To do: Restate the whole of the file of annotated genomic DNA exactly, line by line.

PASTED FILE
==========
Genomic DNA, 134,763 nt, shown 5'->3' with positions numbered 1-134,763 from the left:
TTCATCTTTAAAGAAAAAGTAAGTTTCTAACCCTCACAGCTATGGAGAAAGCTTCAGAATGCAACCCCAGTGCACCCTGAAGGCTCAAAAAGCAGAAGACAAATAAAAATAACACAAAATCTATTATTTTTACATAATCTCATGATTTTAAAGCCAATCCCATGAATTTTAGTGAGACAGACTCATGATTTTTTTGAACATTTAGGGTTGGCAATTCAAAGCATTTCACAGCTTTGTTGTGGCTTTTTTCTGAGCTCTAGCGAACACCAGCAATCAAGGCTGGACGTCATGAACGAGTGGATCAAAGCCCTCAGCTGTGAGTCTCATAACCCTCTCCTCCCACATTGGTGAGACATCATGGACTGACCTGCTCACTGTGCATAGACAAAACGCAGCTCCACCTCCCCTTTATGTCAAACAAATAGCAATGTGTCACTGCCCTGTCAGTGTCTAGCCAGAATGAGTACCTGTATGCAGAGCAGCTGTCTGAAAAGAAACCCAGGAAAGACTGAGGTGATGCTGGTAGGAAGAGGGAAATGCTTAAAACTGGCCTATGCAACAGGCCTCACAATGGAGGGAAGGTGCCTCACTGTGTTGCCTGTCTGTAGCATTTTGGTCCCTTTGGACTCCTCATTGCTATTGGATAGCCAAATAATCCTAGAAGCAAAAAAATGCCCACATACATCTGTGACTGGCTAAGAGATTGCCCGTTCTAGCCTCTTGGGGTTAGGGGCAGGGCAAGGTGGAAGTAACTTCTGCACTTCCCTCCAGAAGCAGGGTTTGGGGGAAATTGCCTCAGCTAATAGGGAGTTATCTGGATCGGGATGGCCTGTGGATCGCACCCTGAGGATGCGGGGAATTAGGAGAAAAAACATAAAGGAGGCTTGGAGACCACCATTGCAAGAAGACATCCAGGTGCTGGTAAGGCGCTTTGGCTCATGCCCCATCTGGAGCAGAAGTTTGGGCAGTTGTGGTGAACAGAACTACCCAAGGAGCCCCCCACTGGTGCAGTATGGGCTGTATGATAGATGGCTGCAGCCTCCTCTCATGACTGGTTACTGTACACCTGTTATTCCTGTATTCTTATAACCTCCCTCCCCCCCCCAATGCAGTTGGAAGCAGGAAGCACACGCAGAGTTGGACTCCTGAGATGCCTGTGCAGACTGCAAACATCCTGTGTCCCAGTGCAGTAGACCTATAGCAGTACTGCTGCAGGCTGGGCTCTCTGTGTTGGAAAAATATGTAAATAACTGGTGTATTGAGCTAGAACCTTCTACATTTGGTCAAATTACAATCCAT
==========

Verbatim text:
Genomic DNA, 134,763 nt, shown 5'->3' with positions numbered 1-134,763 from the left:
TTCATCTTTAAAGAAAAAGTAAGTTTCTAACCCTCACAGCTATGGAGAAAGCTTCAGAATGCAACCCCAGTGCACCCTGAAGGCTCAAAAAGCAGAAGACAAATAAAAATAACACAAAATCTATTATTTTTACATAATCTCATGATTTTAAAGCCAATCCCATGAATTTTAGTGAGACAGACTCATGATTTTTTTGAACATTTAGGGTTGGCAATTCAAAGCATTTCACAGCTTTGTTGTGGCTTTTTTCTGAGCTCTAGCGAACACCAGCAATCAAGGCTGGACGTCATGAACGAGTGGATCAAAGCCCTCAGCTGTGAGTCTCATAACCCTCTCCTCCCACATTGGTGAGACATCATGGACTGACCTGCTCACTGTGCATAGACAAAACGCAGCTCCACCTCCCCTTTATGTCAAACAAATAGCAATGTGTCACTGCCCTGTCAGTGTCTAGCCAGAATGAGTACCTGTATGCAGAGCAGCTGTCTGAAAAGAAACCCAGGAAAGACTGAGGTGATGCTGGTAGGAAGAGGGAAATGCTTAAAACTGGCCTATGCAACAGGCCTCACAATGGAGGGAAGGTGCCTCACTGTGTTGCCTGTCTGTAGCATTTTGGTCCCTTTGGACTCCTCATTGCTATTGGATAGCCAAATAATCCTAGAAGCAAAAAAATGCCCACATACATCTGTGACTGGCTAAGAGATTGCCCGTTCTAGCCTCTTGGGGTTAGGGGCAGGGCAAGGTGGAAGTAACTTCTGCACTTCCCTCCAGAAGCAGGGTTTGGGGGAAATTGCCTCAGCTAATAGGGAGTTATCTGGATCGGGATGGCCTGTGGATCGCACCCTGAGGATGCGGGGAATTAGGAGAAAAAACATAAAGGAGGCTTGGAGACCACCATTGCAAGAAGACATCCAGGTGCTGGTAAGGCGCTTTGGCTCATGCCCCATCTGGAGCAGAAGTTTGGGCAGTTGTGGTGAACAGAACTACCCAAGGAGCCCCCCACTGGTGCAGTATGGGCTGTATGATAGATGGCTGCAGCCTCCTCTCATGACTGGTTACTGTACACCTGTTATTCCTGTATTCTTATAACCTCCCTCCCCCCCCCAATGCAGTTGGAAGCAGGAAGCACACGCAGAGTTGGACTCCTGAGATGCCTGTGCAGACTGCAAACATCCTGTGTCCCAGTGCAGTAGACCTATAGCAGTACTGCTGCAGGCTGGGCTCTCTGTGTTGGAAAAATATGTAAATAACTGGTGTATTGAGCTAGAACCTTCTACATTTGGTCAAATTACAATCCAT